PHOTO 1. A benchtop oxygen meter.

Bottling is the last stage where oxygen can be dissolved in wine, causing negative quality characteristics, before the wine reaches the consumer. The possibility of oxygen absorption in wine exists during each process of bottling. Seeing that bottling usually takes place at lower temperatures, the oxygen dissolution is also influenced. It is recommended that the dissolved oxygen in bottled wine is lower than 0,6 mg/L and 1,25 mg/L for white and rosé or red wines respectively. It is however best to be as low as possible. This implies that it must be 0,5 mg/L or lower prior to bottling (www.hannainst.com). During bottling the dissolved oxygen should not increase by more than 0,8 mg/L, but preferably not more than 0,2 mg/L for white wine and 0,5 mg/L for red wine. If the necessary precautions are however not taken during bottling, the increase can be up to 4 – 5 mg/L. The dissolved oxygen in bottled wine originates from the dissolved oxygen in the wine, as well as the oxygen in the headspace after bottling. This is known as Total Package Oxygen or TPO. Unless a vacuum filling machine is used, up to 2.8 mg/L oxygen can occur in the headspace. After bottling the TPO concentration should be lower than 0,5 – 0,6 mg/L in white wines and 1,1 – 1,25 mg/L for red wines (www.vinlab.com). The potential dissolution of oxygen in the wine can especially occur during the transfer, filtration and filling of the wine and is determined by the headspace in the bottling tank, filler and bottle.

When wine is transferred to the bottling tank, all pipe lines and the tank must be purged beforehand with an inert gas like argon, nitrogen or carbon dioxide. It is also desirable to fill the headspace of the bottling tank under a low counter pressure of inert gas. Although a carbon dioxide concentration of 300 – 600 mg/L will lend freshness to white and red wines, higher concentrations can cause an unacceptable sparkle in the wine, because carbon dioxide is readily dissolved in wine. Too high carbon dioxide concentrations can also cause pressure in the bottle, which can lead to the popping of corks at a later stage. A mixture of nitrogen and carbon dioxide may consequently be more acceptable.

The possible dissolution of oxygen during filtration can be prevented by ensuring that the filter is tight, the supplier’s prescriptions are adhered to and the pipelines around it are purged with inert gas.

The filling of the chamber of the filling machine is one of the main sources of potential oxygen dissolution in wine and up to 2 mg/L oxygen can be dissolved there. It must consequently also be filled with inert gas. The lengths of the filling nozzles and their filling jets, as well as the pressure of wine filling play a determinative role. Filling nozzles must be as long as possible and nitrogen can be used with great success to fill the empty bottle and headspace after the filling of the bottle.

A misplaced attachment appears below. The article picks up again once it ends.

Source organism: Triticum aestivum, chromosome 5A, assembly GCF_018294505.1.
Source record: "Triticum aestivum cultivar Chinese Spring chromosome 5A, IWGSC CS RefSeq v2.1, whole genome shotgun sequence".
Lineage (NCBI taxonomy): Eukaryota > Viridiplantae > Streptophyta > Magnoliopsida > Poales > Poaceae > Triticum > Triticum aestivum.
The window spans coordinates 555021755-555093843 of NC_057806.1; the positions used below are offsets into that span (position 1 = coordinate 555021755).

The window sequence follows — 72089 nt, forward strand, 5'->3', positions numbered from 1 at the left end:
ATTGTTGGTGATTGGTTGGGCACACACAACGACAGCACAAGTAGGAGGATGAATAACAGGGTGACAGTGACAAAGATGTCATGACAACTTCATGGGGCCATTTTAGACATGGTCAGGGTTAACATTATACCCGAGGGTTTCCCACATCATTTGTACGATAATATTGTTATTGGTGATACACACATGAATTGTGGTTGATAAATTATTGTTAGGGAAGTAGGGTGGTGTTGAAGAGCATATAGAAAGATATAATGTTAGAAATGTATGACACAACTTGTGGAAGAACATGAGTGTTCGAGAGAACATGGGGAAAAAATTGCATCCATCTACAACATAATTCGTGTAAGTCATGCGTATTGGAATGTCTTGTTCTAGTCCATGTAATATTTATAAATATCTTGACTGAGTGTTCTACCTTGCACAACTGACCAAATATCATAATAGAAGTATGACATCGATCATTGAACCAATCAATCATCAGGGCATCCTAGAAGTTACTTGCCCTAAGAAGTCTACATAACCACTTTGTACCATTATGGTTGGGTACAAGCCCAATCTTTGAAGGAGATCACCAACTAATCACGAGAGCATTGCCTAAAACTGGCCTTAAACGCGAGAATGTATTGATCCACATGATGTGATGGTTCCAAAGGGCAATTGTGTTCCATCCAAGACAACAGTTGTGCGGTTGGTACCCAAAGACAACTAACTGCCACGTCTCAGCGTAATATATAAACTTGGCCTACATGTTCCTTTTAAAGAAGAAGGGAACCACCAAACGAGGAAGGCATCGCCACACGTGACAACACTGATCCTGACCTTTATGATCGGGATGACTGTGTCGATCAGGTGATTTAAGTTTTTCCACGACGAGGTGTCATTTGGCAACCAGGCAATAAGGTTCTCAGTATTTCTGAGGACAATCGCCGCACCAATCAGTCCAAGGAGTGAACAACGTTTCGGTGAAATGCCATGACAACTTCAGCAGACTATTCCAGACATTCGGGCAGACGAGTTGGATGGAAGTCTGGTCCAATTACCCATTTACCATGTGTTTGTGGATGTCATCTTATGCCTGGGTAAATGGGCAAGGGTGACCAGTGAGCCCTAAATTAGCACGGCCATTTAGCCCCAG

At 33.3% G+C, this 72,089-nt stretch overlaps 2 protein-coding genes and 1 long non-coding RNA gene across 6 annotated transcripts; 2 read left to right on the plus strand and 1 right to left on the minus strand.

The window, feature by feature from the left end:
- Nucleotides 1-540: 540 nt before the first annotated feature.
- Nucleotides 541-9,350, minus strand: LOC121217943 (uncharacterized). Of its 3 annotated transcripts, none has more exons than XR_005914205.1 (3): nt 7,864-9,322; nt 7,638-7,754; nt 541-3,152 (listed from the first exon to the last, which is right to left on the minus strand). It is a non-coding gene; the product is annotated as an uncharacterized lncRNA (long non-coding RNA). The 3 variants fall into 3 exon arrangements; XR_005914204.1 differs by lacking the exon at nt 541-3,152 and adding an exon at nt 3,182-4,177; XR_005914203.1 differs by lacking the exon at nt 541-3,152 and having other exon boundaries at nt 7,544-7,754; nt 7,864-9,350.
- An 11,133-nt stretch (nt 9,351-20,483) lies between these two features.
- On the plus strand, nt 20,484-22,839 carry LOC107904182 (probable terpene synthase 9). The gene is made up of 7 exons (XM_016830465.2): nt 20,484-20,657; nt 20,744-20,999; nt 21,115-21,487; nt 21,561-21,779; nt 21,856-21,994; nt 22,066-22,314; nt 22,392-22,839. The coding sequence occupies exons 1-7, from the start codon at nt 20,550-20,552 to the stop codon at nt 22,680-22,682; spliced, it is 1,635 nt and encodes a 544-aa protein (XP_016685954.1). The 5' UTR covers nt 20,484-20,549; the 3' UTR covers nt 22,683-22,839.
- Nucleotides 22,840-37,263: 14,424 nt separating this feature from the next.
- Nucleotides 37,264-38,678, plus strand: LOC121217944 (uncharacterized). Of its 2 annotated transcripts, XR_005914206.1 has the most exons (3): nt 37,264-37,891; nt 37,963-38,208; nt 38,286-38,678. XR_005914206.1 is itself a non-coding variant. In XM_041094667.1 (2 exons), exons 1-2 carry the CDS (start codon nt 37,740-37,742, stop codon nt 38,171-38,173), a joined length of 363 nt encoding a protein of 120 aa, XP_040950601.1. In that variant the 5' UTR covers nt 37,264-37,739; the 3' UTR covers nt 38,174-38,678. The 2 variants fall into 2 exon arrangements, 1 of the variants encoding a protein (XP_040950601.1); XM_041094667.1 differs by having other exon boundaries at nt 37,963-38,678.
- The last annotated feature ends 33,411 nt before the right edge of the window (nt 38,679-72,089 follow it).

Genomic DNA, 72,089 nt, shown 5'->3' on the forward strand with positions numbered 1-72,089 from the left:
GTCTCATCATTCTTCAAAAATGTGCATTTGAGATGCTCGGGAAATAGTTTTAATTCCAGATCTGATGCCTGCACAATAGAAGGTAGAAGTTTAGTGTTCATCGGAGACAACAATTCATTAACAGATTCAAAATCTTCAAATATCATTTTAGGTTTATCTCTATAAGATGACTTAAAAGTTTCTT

The closing of the bottle is the last possible stage, where oxygen can be dissolved in the wine. The creation of a vacuum in the headspace of the filled bottle is one of the solutions that can be used. It is also essential that the filling machine and bottle closing machine are as close as possible to each other to limit oxygen exposure.

The bottle closure that is used determines the extent of oxygen migration into the wine after bottling. The so-called oxygen transmission rate (OTR) differs between different bottle closures. It differs in increasing order for screw closures, technical corks, natural corks and synthetic closures. Seeing that the OTR may also differ individually within the same type of closure, it declares why bottle differences sometimes occur in the same wine (Steiner, 2013; Jung et al., 2009).

Oxygen control during winemaking and bottling can however only be applied if the dissolved oxygen is measured. It is consequently important to determine it after rackings, before and after transfer between containers, prior to and after filtration, during maturation, prior to and after bottling. This is not only to ensure the wine quality, but also to evaluate whether processes are executed optimally and effective (www.hannainst.com).

There are two types of dissolved oxygen meters, namely those with optical readings or those with electrochemical sensors. The latter are usually cheaper, but require more regular maintenance and calibration. Meters are available as bench top or portable models and cost between $500 to $2 000. The meters with optical sensors are apparently a better choice in the cellar environment for measurements in containers. Before a choice is made, however, it is advisable to obtain the applicable information which is available from suppliers (Lasky, 2018).

 

PHOTO 2. Filling nozzles of filling machines must be as long as possible.

 

FIGURE 1. After bottling oxygen can occur in the headspace or migrates through the bottle closure (illustration: WineFolly).

 

References

Jung, R., Freund, M., Schüssler, C. & Seckler, J., 2009. Impact of oxygen level in wine at bottling. Wines & Vines, September/October 2009.

Lasky, M.S., 2018. From lab to tank to bottling line. Finding the right oxygen analyzer. Wine Business Monthly, September 2018: 12 – 18.

Steiner, T.E., 2013. Strategies to manage dissolved oxygen. How to identify practices that prevent unwanted oxygen absorption in wine. Wines & Vines, August 2013.

www.hannainst.com/resources/wine/ebooks/measuring-do-in-wine-hanna-instruments.pdf.

www.vinlab.com/dissolved-oxygen-and-free-SO2.

 

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